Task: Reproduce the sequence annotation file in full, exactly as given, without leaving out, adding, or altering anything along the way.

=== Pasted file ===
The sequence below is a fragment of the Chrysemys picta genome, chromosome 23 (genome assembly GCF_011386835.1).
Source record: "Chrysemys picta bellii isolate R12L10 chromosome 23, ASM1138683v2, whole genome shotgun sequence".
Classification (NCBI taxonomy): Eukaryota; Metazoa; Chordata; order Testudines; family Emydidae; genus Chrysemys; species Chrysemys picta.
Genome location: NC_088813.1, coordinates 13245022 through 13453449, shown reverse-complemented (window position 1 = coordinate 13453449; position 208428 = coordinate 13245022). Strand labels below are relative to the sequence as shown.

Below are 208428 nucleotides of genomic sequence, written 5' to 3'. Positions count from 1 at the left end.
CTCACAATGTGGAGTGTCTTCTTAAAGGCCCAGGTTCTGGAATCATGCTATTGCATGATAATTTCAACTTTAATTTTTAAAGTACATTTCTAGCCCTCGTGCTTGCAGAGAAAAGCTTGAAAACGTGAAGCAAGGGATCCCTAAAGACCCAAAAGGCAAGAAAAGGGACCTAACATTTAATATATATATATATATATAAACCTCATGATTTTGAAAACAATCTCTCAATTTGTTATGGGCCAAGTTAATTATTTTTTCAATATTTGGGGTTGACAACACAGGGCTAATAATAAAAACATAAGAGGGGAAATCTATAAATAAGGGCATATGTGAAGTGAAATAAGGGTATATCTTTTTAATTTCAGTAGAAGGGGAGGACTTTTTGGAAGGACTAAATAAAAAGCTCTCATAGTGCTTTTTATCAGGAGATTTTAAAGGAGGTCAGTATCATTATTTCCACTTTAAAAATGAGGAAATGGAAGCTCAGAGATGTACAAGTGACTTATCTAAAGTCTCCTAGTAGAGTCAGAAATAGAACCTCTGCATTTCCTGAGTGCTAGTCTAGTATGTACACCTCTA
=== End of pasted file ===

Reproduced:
The sequence below is a fragment of the Chrysemys picta genome, chromosome 23 (genome assembly GCF_011386835.1).
Source record: "Chrysemys picta bellii isolate R12L10 chromosome 23, ASM1138683v2, whole genome shotgun sequence".
Classification (NCBI taxonomy): Eukaryota; Metazoa; Chordata; order Testudines; family Emydidae; genus Chrysemys; species Chrysemys picta.
Genome location: NC_088813.1, coordinates 13245022 through 13453449, shown reverse-complemented (window position 1 = coordinate 13453449; position 208428 = coordinate 13245022). Strand labels below are relative to the sequence as shown.

Below are 208428 nucleotides of genomic sequence, written 5' to 3'. Positions count from 1 at the left end.
CTCACAATGTGGAGTGTCTTCTTAAAGGCCCAGGTTCTGGAATCATGCTATTGCATGATAATTTCAACTTTAATTTTTAAAGTACATTTCTAGCCCTCGTGCTTGCAGAGAAAAGCTTGAAAACGTGAAGCAAGGGATCCCTAAAGACCCAAAAGGCAAGAAAAGGGACCTAACATTTAATATATATATATATATATAAACCTCATGATTTTGAAAACAATCTCTCAATTTGTTATGGGCCAAGTTAATTATTTTTTCAATATTTGGGGTTGACAACACAGGGCTAATAATAAAAACATAAGAGGGGAAATCTATAAATAAGGGCATATGTGAAGTGAAATAAGGGTATATCTTTTTAATTTCAGTAGAAGGGGAGGACTTTTTGGAAGGACTAAATAAAAAGCTCTCATAGTGCTTTTTATCAGGAGATTTTAAAGGAGGTCAGTATCATTATTTCCACTTTAAAAATGAGGAAATGGAAGCTCAGAGATGTACAAGTGACTTATCTAAAGTCTCCTAGTAGAGTCAGAAATAGAACCTCTGCATTTCCTGAGTGCTAGTCTAGTATGTACACCTCTA